The LG Race is Competitive and Diverse – this is a Plus for Hawaii Voters

Hawaii’s Office of the Lieutenant Governor is tasked with a few important responsibilities but ultimately the Lt. Governor’s role is largely dependent on – how expansive a role he or she plays — what the Governor decides to appoint the Lt. Governor to do.

The Lt. Gov does not affect legislation by vote directly as a state senator or representative. And unlike in the federal level wherein the vice president presides over the U.S. Senate, the Lt. Governor of Hawaii (assistant chief executive) does not have that power to preside over the State Senate. The Lt. Governor’s primary function is to become Acting Governor upon the absence of the Governor from the State.

Based on the official structure of the Office of LG, this position is very limiting and not glamorous by any stretch in terms of actualization of real political power, especially if the governor has little faith in an LG to assign anything of substance. And we know this has happened in the past with past administrations.

But an active LG could play a very pivotal role if the LG has a specific skill set or background the governor could utilize, for example, how Lt. Gov. Josh Green, as a medical doctor, was given extensive executive responsibilities in handling the state’s public health response to COVID-19 during the high point of the pandemic. It also helped that Green was a former senator and knew the process and legislators.

Who has the ideal skill set to tackle our most pressing issues?
The golden question then is which candidate for Lt. Governor has the most ideal set of skills to aid our top chief executive in government?

Relatedly, what are the top and most pressing issues facing our state that the next AG is best skilled at to improve on these issues?

If we believe economic recovery and diversifying our economy is at the top of priorities, perhaps someone with a solid private sector background in business could be the best match for the position, which would give an edge over the others to CEO and president of the Chamber of Commerce of Hawaii Sherry Menor-McNamara and business executive Keith Amemiya.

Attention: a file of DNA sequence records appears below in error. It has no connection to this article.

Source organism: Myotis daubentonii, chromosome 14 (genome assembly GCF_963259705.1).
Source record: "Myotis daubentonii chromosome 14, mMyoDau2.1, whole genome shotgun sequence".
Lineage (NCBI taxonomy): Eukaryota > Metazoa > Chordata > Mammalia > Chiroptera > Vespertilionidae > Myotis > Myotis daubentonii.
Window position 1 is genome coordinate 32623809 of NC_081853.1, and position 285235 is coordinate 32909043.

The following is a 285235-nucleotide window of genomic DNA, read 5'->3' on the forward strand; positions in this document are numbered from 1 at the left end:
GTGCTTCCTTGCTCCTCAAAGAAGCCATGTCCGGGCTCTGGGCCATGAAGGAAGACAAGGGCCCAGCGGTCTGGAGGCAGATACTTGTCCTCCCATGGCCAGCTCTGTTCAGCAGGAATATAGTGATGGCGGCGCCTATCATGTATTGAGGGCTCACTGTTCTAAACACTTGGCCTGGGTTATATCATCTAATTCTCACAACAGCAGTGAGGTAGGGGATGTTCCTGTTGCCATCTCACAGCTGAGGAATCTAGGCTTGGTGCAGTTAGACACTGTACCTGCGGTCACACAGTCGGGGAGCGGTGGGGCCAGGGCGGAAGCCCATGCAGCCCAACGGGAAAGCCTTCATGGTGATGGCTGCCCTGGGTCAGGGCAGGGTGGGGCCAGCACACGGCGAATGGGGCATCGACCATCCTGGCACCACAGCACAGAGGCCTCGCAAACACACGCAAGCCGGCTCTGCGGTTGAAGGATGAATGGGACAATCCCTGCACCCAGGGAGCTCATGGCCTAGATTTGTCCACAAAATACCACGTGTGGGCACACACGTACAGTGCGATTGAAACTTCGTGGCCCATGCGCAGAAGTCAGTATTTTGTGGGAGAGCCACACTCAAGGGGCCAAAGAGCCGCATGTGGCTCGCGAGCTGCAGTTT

But we also know that government is not run like a business and government’s hand at boosting our economy and especially providing a conducive environment for an industry like agriculture or renewable energy, etc. to succeed actually require an LG with the legislative background and know-how to work with the governor and legislators to craft creative bills to get things done.

The candidates with the highest degree of legislative experience (a skill set) is clearly first State House Finance Chair Sylvia Luke, and followed by former Honolulu City Council Chair Ikaika Anderson who has done much of the same (in process but with smaller jurisdiction, some issues are just specific to counties) at Hawaii’s largest county.

Another top issue facing the state – some could argue that it’s the number one issue to tackle – is improving the state’s housing crisis. While the state has accomplished much in this area and market forces ultimately is the main driver (demand exceeding supply), the conventional thought is that the state hasn’t’ been doing enough as real estate prices and rent keep skyrocketing and increasingly more local residents find themselves pushed out of the buyers and rental markets and resort to leaving the islands.

Again, Luke is the candidate with the know-how to get a better handle on the state’s housing crunch. But all three of the top Democratic party candidates – Amemiya, Anderson, Menor-McNamara – could fairly argue that Luke as a powerbroker for the state for many years, had not prioritize enough housing for it to mushroom into today’s crisis. And that they (each one of them) better understand the urgency to work with the governor to finally address this situation.